Chuck Schumer, the Democratic leader in the Senate, will call a vote on a long-awaited $52bn package of subsidies to US chipmakers as soon as Tuesday as he tries to put pressure on others in Congress to back it.
Democratic aides have told the Financial Times Schumer is planning the move on approving the money to fund the Creating Helpful Incentives to Produce Semiconductors (Chips) Act after deciding to drop a range of other measures designed to tackle growing Chinese technological power.
A draft of the bill being circulated around Congress on Monday also included elements of a separate bill, known as the Fabs Act, which offers tax credits to build chipmaking plants, and $1.5bn for funding 5G networks.
Senior members of Congress hope this would give the US chipmaking industry the impetus to push ahead with hundreds of billions of dollars of investment in manufacturing over the next few years. But some are also braced for a fight over the exact funding terms as Congress tries to limit how much can go to companies with big investments in China.
One Senate aide said: “Majority leader Schumer is expected to set up a floor vote as early as Tuesday to begin the process to move forward a limited competition bill that would include — at a minimum — the emergency funding for Chips and the investment tax credit from the Fabs Act.”
The person added: “Additional pieces of the competition bill may be included.”
Microchips have become one of the biggest bottlenecks in international supply chains, with more than half of them coming from Taiwan Semiconductor Manufacturing Corporation.
The Biden administration and senior members of Congress have been pushing for more than a year to pass subsidies for the domestic chipmaking industry, as officials warn that global supplies will be hit hard if China attacks Taiwan. Congress passed a bill to do so in 2020, but has yet to approve funding.
Congressional leaders had hoped to authorise that funding as part of a wider $250bn bill known as the United States Innovation and Competition Act, which would have supported technologies as diverse as 5G and quantum computing.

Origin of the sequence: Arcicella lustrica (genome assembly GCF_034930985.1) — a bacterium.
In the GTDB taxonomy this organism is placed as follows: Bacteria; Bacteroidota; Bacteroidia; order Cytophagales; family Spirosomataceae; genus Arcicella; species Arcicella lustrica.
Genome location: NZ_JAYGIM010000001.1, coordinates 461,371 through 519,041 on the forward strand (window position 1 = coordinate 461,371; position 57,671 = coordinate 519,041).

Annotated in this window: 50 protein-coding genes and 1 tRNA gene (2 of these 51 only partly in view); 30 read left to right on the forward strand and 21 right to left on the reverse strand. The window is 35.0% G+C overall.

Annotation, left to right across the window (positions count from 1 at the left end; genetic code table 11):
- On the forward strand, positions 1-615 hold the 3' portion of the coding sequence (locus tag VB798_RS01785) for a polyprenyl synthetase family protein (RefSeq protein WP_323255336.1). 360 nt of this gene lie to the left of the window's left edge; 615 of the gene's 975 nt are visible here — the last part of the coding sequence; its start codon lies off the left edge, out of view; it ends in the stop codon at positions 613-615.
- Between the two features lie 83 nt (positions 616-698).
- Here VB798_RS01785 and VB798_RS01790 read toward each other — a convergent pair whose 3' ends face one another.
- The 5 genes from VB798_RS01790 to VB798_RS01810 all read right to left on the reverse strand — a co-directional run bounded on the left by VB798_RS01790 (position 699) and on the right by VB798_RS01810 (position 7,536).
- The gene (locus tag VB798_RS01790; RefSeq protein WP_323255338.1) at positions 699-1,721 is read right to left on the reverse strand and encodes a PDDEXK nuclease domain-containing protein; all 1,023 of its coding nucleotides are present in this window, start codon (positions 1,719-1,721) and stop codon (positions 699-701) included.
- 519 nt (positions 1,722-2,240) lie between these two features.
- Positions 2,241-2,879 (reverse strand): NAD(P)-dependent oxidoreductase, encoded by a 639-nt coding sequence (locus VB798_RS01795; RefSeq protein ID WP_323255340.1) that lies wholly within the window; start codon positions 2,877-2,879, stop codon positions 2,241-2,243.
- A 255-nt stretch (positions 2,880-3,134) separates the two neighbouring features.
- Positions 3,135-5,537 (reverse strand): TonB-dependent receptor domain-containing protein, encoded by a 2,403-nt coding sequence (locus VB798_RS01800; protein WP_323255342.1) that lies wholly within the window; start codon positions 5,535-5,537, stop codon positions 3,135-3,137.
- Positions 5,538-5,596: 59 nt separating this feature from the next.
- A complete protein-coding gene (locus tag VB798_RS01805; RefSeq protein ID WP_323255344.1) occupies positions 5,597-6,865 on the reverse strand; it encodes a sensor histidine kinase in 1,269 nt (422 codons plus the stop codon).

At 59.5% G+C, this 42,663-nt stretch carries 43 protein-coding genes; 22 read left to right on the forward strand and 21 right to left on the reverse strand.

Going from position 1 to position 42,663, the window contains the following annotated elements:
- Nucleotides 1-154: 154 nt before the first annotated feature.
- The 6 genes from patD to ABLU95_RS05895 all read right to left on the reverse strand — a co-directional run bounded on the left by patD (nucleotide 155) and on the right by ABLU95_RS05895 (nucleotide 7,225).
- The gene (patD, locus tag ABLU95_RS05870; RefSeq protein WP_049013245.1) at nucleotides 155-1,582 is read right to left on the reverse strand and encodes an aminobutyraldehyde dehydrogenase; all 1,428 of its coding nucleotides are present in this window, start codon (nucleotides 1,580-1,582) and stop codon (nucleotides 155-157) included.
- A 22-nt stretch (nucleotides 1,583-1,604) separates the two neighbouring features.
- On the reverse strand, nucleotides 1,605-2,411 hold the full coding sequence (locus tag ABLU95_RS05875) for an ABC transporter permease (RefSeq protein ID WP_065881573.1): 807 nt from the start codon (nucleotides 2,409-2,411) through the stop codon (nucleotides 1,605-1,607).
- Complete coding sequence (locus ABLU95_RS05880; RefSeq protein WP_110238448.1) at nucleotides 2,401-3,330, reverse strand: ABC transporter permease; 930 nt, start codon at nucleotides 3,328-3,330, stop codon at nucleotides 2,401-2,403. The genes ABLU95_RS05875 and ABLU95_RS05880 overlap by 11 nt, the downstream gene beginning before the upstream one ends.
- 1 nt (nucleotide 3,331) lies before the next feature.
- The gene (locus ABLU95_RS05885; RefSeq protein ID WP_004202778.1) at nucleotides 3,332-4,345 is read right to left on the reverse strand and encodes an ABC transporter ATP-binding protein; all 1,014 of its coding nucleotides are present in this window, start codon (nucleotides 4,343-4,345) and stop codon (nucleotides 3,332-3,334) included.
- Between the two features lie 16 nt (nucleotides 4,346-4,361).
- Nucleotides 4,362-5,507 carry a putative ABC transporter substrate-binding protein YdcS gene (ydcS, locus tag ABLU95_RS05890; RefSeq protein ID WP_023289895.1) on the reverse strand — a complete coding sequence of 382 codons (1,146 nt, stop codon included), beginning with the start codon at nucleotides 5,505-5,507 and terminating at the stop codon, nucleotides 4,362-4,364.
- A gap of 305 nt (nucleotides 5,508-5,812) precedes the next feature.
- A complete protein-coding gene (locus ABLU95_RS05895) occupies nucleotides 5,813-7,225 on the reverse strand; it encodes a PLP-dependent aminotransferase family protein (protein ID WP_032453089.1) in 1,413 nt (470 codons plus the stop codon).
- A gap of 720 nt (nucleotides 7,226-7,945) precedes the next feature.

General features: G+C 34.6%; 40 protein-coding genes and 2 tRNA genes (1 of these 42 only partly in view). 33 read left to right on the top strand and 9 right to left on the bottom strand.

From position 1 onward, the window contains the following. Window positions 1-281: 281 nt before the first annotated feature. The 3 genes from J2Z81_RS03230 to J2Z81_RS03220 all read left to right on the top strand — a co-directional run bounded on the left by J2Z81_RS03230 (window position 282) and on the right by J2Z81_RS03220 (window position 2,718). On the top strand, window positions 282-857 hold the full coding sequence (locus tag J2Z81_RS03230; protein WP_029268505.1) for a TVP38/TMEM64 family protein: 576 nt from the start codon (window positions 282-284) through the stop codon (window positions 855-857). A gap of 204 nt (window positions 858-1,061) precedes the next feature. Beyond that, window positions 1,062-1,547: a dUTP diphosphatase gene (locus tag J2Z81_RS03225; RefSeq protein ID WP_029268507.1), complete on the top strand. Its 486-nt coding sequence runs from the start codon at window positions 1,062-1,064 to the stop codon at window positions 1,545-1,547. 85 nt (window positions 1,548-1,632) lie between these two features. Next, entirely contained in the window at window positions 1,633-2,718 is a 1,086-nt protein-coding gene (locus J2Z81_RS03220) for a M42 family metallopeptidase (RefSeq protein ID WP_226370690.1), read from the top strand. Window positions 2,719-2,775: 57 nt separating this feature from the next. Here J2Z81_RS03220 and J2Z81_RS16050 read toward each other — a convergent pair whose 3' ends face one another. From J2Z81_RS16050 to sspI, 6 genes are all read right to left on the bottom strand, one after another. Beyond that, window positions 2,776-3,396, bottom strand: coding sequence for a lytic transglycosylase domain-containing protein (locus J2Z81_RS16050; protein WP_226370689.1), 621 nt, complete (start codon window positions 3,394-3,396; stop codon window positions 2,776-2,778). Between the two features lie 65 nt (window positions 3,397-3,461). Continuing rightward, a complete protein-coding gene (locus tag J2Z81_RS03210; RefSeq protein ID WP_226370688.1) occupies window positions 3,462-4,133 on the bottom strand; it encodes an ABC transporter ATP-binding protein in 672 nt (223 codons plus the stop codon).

But Mitch McConnell, the Republican leader in the Senate, put that effort in doubt when he suggested he would block the bill, aimed at countering Chinese technological and economic advancements, if Democrats pushed ahead with separate more partisan economic legislation.
Since then Schumer and others have been working on a drastically slimmed-down version incorporating only the $52bn worth of chip subsidies and $1.5bn in 5G funding.
Schumer has teamed up with Nancy Pelosi, the Democratic speaker of the House of Representatives, and officials said that whatever text is passed by the Senate would also be likely to secure support in the lower chamber.
Most industry players are relieved that Congress appears to be moving closer to approving the funding. But some companies, including Intel, are worried about conditions in the legislation that limit what manufacturers can make in China if they obtain federal funding.
The Senate bill would bar companies that receive Chips funding from producing semiconductors smaller than 28nm in China. Many companies use chips smaller than this in technology such as smartphones and tablets.
One industry official said companies believed the pace of technological change meant 28nm would make much less sense as the threshold in a few years. He said a better approach would be to include language that adjusted the threshold to recognise the speed of generational change for chips.
But another person familiar with the discussions said it would send the wrong signal about US efforts to slow China’s ability to develop an advanced domestic semiconductor industry.
“Not surprisingly, there are [a] number of companies that either have existing [fabrication plants] or envision new fabs in China that would like to see less stringent guardrails,” said the person.
“Given that we are talking about helping to prevent China scale and ascend the learning curve in chips manufacturing, it would be quite something to see Congress water down or moderate the proposal,” they added.